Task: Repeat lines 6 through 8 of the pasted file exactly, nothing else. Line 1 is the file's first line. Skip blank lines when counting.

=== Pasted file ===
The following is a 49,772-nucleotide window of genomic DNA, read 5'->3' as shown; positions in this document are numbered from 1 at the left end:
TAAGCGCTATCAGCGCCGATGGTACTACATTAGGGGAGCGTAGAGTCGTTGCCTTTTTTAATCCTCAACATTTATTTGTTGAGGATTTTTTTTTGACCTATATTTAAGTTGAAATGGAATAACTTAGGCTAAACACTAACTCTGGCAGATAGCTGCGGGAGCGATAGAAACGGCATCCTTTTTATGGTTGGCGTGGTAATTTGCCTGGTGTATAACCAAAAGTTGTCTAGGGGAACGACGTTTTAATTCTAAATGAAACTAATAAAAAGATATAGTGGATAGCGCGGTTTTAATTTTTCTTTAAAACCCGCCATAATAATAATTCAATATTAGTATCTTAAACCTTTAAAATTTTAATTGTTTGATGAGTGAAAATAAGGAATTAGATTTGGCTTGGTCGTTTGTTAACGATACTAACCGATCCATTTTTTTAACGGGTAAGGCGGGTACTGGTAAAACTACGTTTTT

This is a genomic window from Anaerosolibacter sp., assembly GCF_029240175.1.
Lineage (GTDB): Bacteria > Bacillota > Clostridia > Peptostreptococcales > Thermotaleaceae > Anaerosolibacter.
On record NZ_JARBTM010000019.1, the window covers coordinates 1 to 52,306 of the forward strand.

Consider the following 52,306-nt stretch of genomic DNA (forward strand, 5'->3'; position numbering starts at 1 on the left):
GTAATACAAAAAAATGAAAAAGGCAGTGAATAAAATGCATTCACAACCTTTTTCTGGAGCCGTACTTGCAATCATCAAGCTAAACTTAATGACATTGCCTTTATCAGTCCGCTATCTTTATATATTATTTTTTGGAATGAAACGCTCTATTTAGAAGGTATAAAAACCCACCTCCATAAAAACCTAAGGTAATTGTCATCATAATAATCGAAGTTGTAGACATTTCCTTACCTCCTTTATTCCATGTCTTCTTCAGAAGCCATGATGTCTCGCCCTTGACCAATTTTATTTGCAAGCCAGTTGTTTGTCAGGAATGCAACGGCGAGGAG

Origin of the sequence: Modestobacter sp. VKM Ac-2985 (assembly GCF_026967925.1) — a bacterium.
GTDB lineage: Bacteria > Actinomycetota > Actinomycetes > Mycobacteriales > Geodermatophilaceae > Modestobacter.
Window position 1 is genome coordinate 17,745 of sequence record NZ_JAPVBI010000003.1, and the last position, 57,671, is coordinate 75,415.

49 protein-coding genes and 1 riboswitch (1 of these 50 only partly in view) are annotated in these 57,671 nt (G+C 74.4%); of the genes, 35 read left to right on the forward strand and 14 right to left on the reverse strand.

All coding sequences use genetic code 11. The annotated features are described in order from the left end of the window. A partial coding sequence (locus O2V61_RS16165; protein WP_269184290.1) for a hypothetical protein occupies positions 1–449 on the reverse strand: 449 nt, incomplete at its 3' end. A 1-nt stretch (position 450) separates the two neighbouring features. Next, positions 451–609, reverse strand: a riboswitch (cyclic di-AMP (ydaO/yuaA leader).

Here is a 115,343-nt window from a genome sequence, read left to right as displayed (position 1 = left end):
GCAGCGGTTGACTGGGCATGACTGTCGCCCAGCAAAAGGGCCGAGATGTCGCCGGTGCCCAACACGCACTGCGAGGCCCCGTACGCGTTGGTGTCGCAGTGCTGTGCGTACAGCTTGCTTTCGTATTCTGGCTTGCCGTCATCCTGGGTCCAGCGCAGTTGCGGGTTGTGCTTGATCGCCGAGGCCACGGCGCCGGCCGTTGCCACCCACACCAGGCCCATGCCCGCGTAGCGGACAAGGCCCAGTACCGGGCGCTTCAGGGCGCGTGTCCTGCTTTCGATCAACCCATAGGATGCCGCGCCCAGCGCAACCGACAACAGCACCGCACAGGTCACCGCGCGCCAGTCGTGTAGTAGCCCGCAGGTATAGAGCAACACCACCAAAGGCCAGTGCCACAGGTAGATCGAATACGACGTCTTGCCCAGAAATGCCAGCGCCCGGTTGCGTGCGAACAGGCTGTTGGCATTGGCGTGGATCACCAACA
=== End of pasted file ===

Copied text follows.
Consider the following 52,306-nt stretch of genomic DNA (forward strand, 5'->3'; position numbering starts at 1 on the left):
GTAATACAAAAAAATGAAAAAGGCAGTGAATAAAATGCATTCACAACCTTTTTCTGGAGCCGTACTTGCAATCATCAAGCTAAACTTAATGACATTGCCTTTATCAGTCCGCTATCTTTATATATTATTTTTTGGAATGAAACGCTCTATTTAGAAGGTATAAAAACCCACCTCCATAAAAACCTAAGGTAATTGTCATCATAATAATCGAAGTTGTAGACATTTCCTTACCTCCTTTATTCCATGTCTTCTTCAGAAGCCATGATGTCTCGCCCTTGACCAATTTTATTTGCAAGCCAGTTGTTTGTCAGGAATGCAACGGCGAGGAG

Origin of the sequence: Modestobacter sp. VKM Ac-2985 (assembly GCF_026967925.1) — a bacterium.